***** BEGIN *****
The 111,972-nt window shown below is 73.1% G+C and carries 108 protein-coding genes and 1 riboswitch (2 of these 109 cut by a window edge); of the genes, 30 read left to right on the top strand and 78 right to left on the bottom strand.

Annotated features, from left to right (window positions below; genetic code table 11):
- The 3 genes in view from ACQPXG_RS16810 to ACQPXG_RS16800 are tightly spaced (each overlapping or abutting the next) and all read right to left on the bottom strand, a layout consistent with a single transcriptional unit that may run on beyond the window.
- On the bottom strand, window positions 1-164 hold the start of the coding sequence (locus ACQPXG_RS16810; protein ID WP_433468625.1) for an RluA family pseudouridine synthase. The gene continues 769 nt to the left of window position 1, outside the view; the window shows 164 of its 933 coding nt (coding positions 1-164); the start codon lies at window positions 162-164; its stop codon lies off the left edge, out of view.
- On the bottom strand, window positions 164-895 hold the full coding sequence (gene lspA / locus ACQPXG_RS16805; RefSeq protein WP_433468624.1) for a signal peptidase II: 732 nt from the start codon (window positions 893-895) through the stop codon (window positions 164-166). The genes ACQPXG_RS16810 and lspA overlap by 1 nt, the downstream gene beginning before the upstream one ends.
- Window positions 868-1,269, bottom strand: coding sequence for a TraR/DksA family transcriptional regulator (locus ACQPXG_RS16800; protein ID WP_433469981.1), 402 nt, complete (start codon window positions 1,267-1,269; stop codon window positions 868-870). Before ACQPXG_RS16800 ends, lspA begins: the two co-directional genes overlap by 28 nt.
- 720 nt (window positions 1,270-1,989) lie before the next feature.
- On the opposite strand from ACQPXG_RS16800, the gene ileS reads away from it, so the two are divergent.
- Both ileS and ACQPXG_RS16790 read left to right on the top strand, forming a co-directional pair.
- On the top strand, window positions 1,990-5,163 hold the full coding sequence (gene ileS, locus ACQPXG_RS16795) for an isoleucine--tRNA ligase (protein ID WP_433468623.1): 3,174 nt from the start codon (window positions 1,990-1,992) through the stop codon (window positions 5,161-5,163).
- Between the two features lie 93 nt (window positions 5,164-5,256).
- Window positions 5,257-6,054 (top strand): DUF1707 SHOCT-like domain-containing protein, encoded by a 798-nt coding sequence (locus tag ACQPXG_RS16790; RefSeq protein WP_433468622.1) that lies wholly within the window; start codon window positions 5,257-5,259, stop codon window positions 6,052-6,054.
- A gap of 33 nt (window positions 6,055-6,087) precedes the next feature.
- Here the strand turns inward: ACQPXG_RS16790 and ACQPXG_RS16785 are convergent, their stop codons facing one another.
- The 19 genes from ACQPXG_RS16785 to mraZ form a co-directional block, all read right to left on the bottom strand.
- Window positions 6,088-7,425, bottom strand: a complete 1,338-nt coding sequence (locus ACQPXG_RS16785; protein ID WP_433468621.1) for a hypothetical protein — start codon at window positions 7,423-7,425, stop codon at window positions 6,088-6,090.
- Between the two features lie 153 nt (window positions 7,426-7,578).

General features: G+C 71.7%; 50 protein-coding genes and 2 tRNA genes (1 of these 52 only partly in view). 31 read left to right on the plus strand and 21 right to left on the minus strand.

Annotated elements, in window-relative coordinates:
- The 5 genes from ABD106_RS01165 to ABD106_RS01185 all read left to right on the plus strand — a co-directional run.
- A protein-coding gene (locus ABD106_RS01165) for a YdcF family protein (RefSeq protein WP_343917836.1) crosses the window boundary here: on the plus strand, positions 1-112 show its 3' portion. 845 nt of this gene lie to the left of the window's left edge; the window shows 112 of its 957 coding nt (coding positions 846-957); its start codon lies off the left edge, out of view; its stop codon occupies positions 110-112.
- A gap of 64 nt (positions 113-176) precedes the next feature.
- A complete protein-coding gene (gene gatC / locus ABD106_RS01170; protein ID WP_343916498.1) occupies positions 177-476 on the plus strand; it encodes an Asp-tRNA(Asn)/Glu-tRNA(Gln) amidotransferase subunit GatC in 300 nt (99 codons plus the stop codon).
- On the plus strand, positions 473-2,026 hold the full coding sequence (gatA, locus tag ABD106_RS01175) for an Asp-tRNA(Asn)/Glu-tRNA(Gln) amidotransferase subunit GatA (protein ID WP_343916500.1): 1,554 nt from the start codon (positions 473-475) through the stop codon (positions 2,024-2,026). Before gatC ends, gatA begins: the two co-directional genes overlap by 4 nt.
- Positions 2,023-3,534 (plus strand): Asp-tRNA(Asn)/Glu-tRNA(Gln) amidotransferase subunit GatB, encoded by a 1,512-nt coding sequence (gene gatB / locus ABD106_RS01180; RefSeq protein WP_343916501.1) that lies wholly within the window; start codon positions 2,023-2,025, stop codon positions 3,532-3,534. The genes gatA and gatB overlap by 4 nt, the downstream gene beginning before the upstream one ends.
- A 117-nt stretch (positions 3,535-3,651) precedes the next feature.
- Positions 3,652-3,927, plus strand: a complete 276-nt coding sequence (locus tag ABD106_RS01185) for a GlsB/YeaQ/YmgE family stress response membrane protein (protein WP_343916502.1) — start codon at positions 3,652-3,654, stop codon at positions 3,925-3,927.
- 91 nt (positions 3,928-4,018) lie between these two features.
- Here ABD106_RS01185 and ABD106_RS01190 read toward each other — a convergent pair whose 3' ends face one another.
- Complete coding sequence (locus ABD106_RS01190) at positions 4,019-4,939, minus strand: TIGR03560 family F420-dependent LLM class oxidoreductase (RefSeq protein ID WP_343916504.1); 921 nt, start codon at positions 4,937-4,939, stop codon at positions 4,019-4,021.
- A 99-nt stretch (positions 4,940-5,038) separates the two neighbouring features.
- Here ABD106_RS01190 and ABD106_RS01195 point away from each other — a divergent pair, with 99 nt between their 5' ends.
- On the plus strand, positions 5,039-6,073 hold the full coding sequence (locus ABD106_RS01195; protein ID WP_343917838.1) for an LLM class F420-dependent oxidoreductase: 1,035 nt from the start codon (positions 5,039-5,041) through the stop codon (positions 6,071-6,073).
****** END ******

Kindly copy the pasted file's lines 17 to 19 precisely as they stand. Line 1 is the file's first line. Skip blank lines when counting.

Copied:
- Between the two features lie 153 nt (window positions 7,426-7,578).

General features: G+C 71.7%; 50 protein-coding genes and 2 tRNA genes (1 of these 52 only partly in view). 31 read left to right on the plus strand and 21 right to left on the minus strand.

Annotated elements, in window-relative coordinates: